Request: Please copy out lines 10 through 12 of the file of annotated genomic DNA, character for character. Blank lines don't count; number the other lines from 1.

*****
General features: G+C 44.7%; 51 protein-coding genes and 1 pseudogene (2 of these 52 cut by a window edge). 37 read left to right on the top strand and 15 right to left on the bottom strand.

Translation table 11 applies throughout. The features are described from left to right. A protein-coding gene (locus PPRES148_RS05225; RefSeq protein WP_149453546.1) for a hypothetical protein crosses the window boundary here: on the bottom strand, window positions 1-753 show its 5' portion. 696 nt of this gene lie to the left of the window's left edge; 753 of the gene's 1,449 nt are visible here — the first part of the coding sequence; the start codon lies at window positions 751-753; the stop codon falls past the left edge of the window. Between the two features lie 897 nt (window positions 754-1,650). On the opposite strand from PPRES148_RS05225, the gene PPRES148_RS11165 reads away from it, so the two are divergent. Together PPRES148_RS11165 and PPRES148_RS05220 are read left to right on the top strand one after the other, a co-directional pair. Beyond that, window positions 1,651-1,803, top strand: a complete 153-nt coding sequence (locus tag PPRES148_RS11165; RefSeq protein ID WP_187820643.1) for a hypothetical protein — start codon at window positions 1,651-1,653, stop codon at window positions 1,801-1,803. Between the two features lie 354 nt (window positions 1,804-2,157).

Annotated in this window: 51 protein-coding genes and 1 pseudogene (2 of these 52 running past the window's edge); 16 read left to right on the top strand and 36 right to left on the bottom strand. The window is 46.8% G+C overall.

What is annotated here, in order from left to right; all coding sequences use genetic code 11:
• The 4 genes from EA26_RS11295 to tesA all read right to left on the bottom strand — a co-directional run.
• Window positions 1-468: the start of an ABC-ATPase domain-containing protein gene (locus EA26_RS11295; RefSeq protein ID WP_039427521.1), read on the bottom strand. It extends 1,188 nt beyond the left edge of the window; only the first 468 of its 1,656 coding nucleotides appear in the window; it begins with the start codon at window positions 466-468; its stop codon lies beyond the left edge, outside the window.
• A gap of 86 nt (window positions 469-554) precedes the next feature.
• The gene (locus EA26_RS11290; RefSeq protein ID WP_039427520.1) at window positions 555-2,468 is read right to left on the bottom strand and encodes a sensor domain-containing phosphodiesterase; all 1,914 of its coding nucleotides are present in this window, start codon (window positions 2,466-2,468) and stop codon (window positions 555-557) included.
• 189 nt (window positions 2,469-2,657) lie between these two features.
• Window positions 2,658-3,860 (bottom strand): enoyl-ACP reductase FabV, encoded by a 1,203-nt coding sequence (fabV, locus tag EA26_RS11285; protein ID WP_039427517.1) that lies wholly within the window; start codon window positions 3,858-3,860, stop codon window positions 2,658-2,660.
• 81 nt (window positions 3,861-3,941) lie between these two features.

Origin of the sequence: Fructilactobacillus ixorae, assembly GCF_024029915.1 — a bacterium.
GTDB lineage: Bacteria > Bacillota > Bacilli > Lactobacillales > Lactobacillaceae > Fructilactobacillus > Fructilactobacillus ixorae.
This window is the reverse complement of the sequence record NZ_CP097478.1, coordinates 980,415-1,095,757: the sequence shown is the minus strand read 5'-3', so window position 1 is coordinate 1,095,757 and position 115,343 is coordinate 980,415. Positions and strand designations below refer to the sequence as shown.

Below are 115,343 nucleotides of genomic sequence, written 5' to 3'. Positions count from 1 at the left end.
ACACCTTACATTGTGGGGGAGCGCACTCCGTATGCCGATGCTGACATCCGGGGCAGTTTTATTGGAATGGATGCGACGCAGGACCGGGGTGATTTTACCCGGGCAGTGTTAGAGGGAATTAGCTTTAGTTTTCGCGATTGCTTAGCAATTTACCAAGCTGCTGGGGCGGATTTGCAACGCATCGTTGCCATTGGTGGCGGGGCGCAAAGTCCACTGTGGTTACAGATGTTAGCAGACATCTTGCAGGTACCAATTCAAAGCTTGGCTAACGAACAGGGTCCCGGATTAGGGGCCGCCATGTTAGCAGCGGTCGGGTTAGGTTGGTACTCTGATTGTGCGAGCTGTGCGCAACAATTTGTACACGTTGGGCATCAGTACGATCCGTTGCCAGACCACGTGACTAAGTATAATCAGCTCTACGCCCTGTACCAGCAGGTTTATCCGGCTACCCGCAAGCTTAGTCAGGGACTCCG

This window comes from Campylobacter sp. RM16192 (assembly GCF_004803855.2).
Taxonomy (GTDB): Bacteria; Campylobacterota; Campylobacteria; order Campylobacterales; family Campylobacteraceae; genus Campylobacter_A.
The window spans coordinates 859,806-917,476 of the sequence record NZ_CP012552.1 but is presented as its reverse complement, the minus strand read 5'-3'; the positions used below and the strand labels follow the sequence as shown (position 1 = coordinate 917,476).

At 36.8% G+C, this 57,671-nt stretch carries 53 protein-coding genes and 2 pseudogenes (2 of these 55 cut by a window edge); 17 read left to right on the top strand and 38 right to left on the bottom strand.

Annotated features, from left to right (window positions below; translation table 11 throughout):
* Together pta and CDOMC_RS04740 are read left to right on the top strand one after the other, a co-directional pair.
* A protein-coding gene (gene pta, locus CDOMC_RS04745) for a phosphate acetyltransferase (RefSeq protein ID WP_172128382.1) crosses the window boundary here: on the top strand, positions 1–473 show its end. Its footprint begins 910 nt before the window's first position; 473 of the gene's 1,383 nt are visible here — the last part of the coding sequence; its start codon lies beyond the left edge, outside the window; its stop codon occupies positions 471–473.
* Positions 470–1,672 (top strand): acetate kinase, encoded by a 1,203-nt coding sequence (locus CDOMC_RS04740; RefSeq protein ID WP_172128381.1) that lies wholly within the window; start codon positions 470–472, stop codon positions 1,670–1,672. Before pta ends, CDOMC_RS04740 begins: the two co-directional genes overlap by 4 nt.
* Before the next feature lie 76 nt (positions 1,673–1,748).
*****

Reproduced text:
• Window positions 2,658-3,860 (bottom strand): enoyl-ACP reductase FabV, encoded by a 1,203-nt coding sequence (fabV, locus tag EA26_RS11285; protein ID WP_039427517.1) that lies wholly within the window; start codon window positions 3,858-3,860, stop codon window positions 2,658-2,660.
• 81 nt (window positions 3,861-3,941) lie between these two features.

Origin of the sequence: Fructilactobacillus ixorae, assembly GCF_024029915.1 — a bacterium.